Having agreed new terms with its international lenders, Greece has signed a memorandum of understanding (MOU) stipulating that binding bid dates for the privatisation of the ports of Piraeus and Thessaloniki must be announced by October, according to Reuters.
Signing the MOU is a prerequisite for Greece to gain access to a new and third bailout programme of around €85bn (US$85bn).
It means that the government has agreed to ‘fast-track’ the sale of state-owned assets, which includes two of its largest ports, as well as airports and its power grid operator; proceeds from the sales are expected to reach €6.4bn (US$6.4bn) by 2017.
In May, the Greek government invited China’s Cosco Group, APM Terminals and Philippines-based International Container Terminal Services (ICTSI) to present their bids for a 51% stake in the Piraeus port. These are expected in September.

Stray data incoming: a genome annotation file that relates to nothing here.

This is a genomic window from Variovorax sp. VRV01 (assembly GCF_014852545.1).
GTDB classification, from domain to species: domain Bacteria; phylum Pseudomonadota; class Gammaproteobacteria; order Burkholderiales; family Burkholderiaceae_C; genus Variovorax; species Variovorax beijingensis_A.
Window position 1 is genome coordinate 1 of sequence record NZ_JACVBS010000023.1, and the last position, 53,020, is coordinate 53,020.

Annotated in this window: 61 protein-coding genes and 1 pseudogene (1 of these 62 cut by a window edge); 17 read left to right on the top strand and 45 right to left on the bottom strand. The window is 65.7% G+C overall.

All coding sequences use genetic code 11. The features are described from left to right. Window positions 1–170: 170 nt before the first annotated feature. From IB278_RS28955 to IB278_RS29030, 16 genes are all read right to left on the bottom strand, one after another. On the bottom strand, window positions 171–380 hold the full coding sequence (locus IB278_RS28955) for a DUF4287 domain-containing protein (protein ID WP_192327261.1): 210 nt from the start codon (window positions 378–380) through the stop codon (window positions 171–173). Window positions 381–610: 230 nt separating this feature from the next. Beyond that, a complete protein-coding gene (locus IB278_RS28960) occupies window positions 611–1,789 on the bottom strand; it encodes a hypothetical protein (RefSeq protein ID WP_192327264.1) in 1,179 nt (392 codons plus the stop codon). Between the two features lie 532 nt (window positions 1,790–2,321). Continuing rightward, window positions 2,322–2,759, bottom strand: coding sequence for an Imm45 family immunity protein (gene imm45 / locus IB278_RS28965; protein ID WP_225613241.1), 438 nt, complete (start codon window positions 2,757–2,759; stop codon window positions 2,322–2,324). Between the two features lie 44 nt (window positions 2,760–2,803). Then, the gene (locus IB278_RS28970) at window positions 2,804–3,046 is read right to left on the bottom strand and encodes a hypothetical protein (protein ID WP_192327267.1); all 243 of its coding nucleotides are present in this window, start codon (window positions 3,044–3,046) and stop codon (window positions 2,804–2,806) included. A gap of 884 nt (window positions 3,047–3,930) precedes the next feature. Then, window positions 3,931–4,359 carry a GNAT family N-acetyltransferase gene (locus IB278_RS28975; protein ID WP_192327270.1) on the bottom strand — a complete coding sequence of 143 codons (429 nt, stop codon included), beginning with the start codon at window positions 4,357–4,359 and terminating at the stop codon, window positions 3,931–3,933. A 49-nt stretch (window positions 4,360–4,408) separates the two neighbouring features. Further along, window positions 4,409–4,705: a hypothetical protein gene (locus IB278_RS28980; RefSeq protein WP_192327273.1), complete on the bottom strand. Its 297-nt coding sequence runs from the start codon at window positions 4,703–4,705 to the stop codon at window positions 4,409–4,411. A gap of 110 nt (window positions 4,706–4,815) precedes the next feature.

There is an option for the successful company to increase its stake up to 67% if it invests €300m (US$300m) in the port over a period of five years.
The previous government, led by Antonis Samaras, had shortlisted five companies, including Cosco, for a 67% stake in Piraeus port, but the sale was scrapped by the newly elected leftist government led by Syriza’s Alexis Tsipras.